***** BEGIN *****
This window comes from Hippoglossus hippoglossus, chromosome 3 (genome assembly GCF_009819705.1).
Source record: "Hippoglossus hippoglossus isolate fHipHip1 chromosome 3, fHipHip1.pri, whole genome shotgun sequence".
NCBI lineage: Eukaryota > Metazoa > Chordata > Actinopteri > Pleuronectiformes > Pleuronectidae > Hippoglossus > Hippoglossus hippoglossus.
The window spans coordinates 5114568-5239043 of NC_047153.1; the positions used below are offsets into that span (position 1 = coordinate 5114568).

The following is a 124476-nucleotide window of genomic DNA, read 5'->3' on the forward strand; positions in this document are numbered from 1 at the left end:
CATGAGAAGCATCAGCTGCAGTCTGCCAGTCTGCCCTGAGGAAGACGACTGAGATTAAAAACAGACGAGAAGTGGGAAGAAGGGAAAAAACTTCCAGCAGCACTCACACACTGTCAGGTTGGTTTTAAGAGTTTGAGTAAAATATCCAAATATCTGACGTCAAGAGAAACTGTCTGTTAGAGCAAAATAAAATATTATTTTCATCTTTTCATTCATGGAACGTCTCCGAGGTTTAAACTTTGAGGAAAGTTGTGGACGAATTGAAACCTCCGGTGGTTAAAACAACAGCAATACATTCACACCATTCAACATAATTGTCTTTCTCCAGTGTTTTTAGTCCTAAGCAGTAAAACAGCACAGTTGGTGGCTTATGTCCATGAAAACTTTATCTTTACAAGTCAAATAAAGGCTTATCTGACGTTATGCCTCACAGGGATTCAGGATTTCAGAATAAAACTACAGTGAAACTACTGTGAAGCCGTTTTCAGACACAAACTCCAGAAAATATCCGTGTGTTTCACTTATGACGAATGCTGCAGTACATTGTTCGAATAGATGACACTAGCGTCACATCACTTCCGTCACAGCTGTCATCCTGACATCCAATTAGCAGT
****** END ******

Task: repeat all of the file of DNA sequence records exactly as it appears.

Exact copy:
This window comes from Hippoglossus hippoglossus, chromosome 3 (genome assembly GCF_009819705.1).
Source record: "Hippoglossus hippoglossus isolate fHipHip1 chromosome 3, fHipHip1.pri, whole genome shotgun sequence".
NCBI lineage: Eukaryota > Metazoa > Chordata > Actinopteri > Pleuronectiformes > Pleuronectidae > Hippoglossus > Hippoglossus hippoglossus.
The window spans coordinates 5114568-5239043 of NC_047153.1; the positions used below are offsets into that span (position 1 = coordinate 5114568).

The following is a 124476-nucleotide window of genomic DNA, read 5'->3' on the forward strand; positions in this document are numbered from 1 at the left end:
CATGAGAAGCATCAGCTGCAGTCTGCCAGTCTGCCCTGAGGAAGACGACTGAGATTAAAAACAGACGAGAAGTGGGAAGAAGGGAAAAAACTTCCAGCAGCACTCACACACTGTCAGGTTGGTTTTAAGAGTTTGAGTAAAATATCCAAATATCTGACGTCAAGAGAAACTGTCTGTTAGAGCAAAATAAAATATTATTTTCATCTTTTCATTCATGGAACGTCTCCGAGGTTTAAACTTTGAGGAAAGTTGTGGACGAATTGAAACCTCCGGTGGTTAAAACAACAGCAATACATTCACACCATTCAACATAATTGTCTTTCTCCAGTGTTTTTAGTCCTAAGCAGTAAAACAGCACAGTTGGTGGCTTATGTCCATGAAAACTTTATCTTTACAAGTCAAATAAAGGCTTATCTGACGTTATGCCTCACAGGGATTCAGGATTTCAGAATAAAACTACAGTGAAACTACTGTGAAGCCGTTTTCAGACACAAACTCCAGAAAATATCCGTGTGTTTCACTTATGACGAATGCTGCAGTACATTGTTCGAATAGATGACACTAGCGTCACATCACTTCCGTCACAGCTGTCATCCTGACATCCAATTAGCAGT